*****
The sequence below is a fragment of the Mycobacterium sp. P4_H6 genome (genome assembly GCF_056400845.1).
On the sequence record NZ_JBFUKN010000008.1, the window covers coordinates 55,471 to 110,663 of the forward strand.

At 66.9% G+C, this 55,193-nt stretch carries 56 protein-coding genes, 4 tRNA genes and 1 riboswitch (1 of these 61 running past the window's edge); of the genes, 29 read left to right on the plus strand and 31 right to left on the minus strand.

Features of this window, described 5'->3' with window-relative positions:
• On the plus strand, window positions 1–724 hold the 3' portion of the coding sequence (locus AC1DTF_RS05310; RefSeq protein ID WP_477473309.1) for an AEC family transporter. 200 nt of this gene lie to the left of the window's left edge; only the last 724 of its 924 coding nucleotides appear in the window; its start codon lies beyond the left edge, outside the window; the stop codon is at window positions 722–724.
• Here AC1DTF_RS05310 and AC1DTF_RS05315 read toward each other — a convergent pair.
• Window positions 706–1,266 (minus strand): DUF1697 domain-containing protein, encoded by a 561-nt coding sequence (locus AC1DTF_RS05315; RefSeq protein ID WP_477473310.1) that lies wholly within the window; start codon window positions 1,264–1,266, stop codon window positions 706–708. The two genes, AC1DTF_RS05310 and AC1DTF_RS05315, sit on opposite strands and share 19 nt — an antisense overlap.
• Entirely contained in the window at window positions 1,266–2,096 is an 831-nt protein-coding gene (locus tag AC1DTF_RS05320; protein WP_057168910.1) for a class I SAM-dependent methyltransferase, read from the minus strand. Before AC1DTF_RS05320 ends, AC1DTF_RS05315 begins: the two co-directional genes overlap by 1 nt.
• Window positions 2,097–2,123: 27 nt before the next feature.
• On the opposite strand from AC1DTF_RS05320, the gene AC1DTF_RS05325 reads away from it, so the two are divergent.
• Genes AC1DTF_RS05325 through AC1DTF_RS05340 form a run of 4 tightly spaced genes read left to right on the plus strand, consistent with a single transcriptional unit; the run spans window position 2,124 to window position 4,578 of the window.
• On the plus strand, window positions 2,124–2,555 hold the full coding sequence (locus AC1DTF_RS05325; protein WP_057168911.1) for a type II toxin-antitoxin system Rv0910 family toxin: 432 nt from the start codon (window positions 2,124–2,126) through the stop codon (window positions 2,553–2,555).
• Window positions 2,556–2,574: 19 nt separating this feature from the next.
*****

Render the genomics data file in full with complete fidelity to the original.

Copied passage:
The sequence below is a fragment of the Mycobacterium sp. P4_H6 genome (genome assembly GCF_056400845.1).
On the sequence record NZ_JBFUKN010000008.1, the window covers coordinates 55,471 to 110,663 of the forward strand.

At 66.9% G+C, this 55,193-nt stretch carries 56 protein-coding genes, 4 tRNA genes and 1 riboswitch (1 of these 61 running past the window's edge); of the genes, 29 read left to right on the plus strand and 31 right to left on the minus strand.

Features of this window, described 5'->3' with window-relative positions:
• On the plus strand, window positions 1–724 hold the 3' portion of the coding sequence (locus AC1DTF_RS05310; RefSeq protein ID WP_477473309.1) for an AEC family transporter. 200 nt of this gene lie to the left of the window's left edge; only the last 724 of its 924 coding nucleotides appear in the window; its start codon lies beyond the left edge, outside the window; the stop codon is at window positions 722–724.
• Here AC1DTF_RS05310 and AC1DTF_RS05315 read toward each other — a convergent pair.
• Window positions 706–1,266 (minus strand): DUF1697 domain-containing protein, encoded by a 561-nt coding sequence (locus AC1DTF_RS05315; RefSeq protein ID WP_477473310.1) that lies wholly within the window; start codon window positions 1,264–1,266, stop codon window positions 706–708. The two genes, AC1DTF_RS05310 and AC1DTF_RS05315, sit on opposite strands and share 19 nt — an antisense overlap.
• Entirely contained in the window at window positions 1,266–2,096 is an 831-nt protein-coding gene (locus tag AC1DTF_RS05320; protein WP_057168910.1) for a class I SAM-dependent methyltransferase, read from the minus strand. Before AC1DTF_RS05320 ends, AC1DTF_RS05315 begins: the two co-directional genes overlap by 1 nt.
• Window positions 2,097–2,123: 27 nt before the next feature.
• On the opposite strand from AC1DTF_RS05320, the gene AC1DTF_RS05325 reads away from it, so the two are divergent.
• Genes AC1DTF_RS05325 through AC1DTF_RS05340 form a run of 4 tightly spaced genes read left to right on the plus strand, consistent with a single transcriptional unit; the run spans window position 2,124 to window position 4,578 of the window.
• On the plus strand, window positions 2,124–2,555 hold the full coding sequence (locus AC1DTF_RS05325; protein WP_057168911.1) for a type II toxin-antitoxin system Rv0910 family toxin: 432 nt from the start codon (window positions 2,124–2,126) through the stop codon (window positions 2,553–2,555).
• Window positions 2,556–2,574: 19 nt separating this feature from the next.